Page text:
Posted on Monday, July 11, 2016 @ 7:58 AM • Post Link Share: 
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  US Economy and Credit Markets Ended July 8, 2016
Posted Under: Weekly Market Commentary

 
The Treasury yield curve flattened over the course of the week as short-term yields rose on strong jobs numbers and increased expectations of a rake hike. Yields began the week plunging to all-time lows on Tuesday as fears over the United Kingdom's vote to leave the European Union re-emerged and caused investors to seek the perceived safety of government debt, with long-term yields falling the most. Treasury yields then rebounded slightly on Wednesday and Thursday, which the exception of the 30-year yield dropping slightly both days. On Thursday, Initial Jobless Claims fell to a 3-month low and private-sector employment picked up slightly in June. The official jobs report on Friday significantly beat expectations, which renewed suggestions that the economy is growing at a moderate pace and the Federal Reserve may revisit increasing interest rates sooner than expected. Short-term treasury yields rose as they are most sensitive to changes in the federal-funds rate, however, long-term treasury yields fell. Oil also dropped 8% throughout the week. Major economic reports (and related consensus forecasts) for the upcoming week include: Tuesday: May Wholesale Inventories (0.2% MoM); Wednesday: July 8th MBA Mortgage Applications; Thursday: July 9th Initial Jobless Claims (265,000), June PPI Final Demand (0.3% MoM, -0.1% YoY); Friday: June Retail Sales Advance (0.1% MoM), June CPI (0.2% MoM, 1.1% YoY), July Empire Manufacturing (5.00), June Industrial Production (0.2% MoM), July Preliminary U. of Michigan Sentiment (93.0).
Posted on Monday, July 11, 2016 @ 7:56 AM • Post Link Share: 
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  S&P 500 Index Stock Prices Relative To Their 52-Week Highs
Posted Under: Broader Stock Market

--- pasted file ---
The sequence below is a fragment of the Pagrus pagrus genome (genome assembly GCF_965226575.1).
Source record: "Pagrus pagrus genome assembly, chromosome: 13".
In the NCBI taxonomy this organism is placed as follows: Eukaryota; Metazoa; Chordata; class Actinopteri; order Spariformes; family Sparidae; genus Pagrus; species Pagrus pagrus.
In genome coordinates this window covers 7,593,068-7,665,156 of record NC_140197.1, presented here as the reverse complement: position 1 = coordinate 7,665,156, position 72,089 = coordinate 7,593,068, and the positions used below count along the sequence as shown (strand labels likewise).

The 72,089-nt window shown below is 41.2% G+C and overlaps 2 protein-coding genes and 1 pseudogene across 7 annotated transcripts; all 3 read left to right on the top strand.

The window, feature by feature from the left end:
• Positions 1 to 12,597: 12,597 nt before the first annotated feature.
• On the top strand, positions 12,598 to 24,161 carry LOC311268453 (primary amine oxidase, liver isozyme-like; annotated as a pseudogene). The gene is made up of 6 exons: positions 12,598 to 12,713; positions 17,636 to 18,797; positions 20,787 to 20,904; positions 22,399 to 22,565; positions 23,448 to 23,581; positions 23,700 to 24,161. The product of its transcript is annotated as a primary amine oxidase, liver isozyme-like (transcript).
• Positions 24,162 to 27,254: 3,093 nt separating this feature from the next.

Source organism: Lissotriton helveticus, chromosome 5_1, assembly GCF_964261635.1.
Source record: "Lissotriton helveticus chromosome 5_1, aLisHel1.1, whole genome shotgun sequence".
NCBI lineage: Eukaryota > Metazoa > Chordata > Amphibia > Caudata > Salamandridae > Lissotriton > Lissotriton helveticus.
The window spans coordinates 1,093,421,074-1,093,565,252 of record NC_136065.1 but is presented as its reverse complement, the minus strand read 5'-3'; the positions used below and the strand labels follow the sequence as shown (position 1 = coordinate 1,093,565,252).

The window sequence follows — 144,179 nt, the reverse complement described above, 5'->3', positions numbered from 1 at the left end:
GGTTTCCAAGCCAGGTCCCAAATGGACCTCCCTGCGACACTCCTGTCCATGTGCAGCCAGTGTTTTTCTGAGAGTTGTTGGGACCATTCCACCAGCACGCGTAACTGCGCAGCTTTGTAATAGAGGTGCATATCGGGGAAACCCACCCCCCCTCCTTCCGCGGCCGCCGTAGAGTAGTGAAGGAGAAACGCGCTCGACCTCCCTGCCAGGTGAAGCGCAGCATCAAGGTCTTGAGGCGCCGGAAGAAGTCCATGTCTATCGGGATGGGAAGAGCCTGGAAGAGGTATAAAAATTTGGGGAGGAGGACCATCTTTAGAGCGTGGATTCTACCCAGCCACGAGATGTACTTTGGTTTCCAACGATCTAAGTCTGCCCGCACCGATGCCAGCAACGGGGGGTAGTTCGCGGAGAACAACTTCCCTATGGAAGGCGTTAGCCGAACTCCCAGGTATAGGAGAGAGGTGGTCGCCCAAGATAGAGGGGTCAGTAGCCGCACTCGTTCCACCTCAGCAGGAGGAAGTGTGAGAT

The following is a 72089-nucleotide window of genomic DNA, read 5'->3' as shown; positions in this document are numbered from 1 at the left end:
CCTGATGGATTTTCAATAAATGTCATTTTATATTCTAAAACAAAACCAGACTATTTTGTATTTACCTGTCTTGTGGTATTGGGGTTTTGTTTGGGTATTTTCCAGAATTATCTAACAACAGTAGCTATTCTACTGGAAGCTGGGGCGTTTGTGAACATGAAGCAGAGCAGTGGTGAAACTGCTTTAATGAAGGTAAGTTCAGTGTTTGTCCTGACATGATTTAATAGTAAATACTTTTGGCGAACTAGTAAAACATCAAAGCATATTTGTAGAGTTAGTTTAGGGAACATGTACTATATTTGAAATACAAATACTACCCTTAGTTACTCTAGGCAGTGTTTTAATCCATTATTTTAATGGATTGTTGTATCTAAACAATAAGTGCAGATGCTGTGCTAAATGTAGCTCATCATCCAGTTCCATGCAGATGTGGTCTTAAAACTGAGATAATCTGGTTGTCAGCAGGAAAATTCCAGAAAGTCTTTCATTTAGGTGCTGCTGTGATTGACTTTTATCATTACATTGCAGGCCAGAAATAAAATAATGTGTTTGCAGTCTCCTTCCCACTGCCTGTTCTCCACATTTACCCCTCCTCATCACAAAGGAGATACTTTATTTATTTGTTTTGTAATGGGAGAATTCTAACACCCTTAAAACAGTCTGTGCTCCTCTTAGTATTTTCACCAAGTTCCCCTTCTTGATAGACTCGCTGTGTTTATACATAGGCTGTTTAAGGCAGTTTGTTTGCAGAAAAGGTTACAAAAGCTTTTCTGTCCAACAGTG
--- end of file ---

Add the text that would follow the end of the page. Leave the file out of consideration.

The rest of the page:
View from the Observation Deck 

  1. Today's blog post is an update of one we did on 5/17/16 (click here to view) and on 2/16/16 (click here to view). Today's chart reflects improvement relative to both of those previous snapshots. 
  2. The S&P 500 Index, which is capitalization-weighted, posted a total return of 3.78% for the 12-month period ended 7/6/16, according to Bloomberg. On a price-only basis, which excludes dividends, the index was up 1.50%.
  3. The averages in the chart simply reflect where each of the 500 stocks stood, by sector, relative to their 52-week high as of 7/6/16 (midday). Their respective cap-weightings were not factored into the calculations.
  4. As of 7/6/16, the S&P 500 Index, on a cap-weighted basis, stood 1.46% below its all-time high of 2130.82, which was established on 5/21/15. That is an improvement from 3.01% on 5/17/16.
  5. As indicated by the percentages in the chart, the three sectors reflecting the least damage over the past 52 weeks are all considered to be defensive in nature. No change from 5/17/16.

This chart is for illustrative purposes only and not indicative of any actual investment. The illustration excludes the effects of taxes and brokerage commissions and other expenses incurred when investing. There can be no assurance that any of the projections cited will occur. Investors cannot invest directly in an index. The S&P 500 Index is a capitalization-weighted index comprised of 500 stocks used to measure large-cap U.S. stock market performance, while the 10 major S&P 500 Sector Indices are capitalization-weighted and comprised of S&P 500 constituents representing a specific sector.


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Posted on Thursday, July 07, 2016 @ 3:12 PM • Post Link Share: 
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These posts were prepared by First Trust Advisors L. P., and reflect the current opinion of the authors. They are based upon sources and data believed to be accurate and reliable. Opinions and forward looking statements expressed are subject to change without notice. This information does not constitute a solicitation or an offer to buy or sell any security.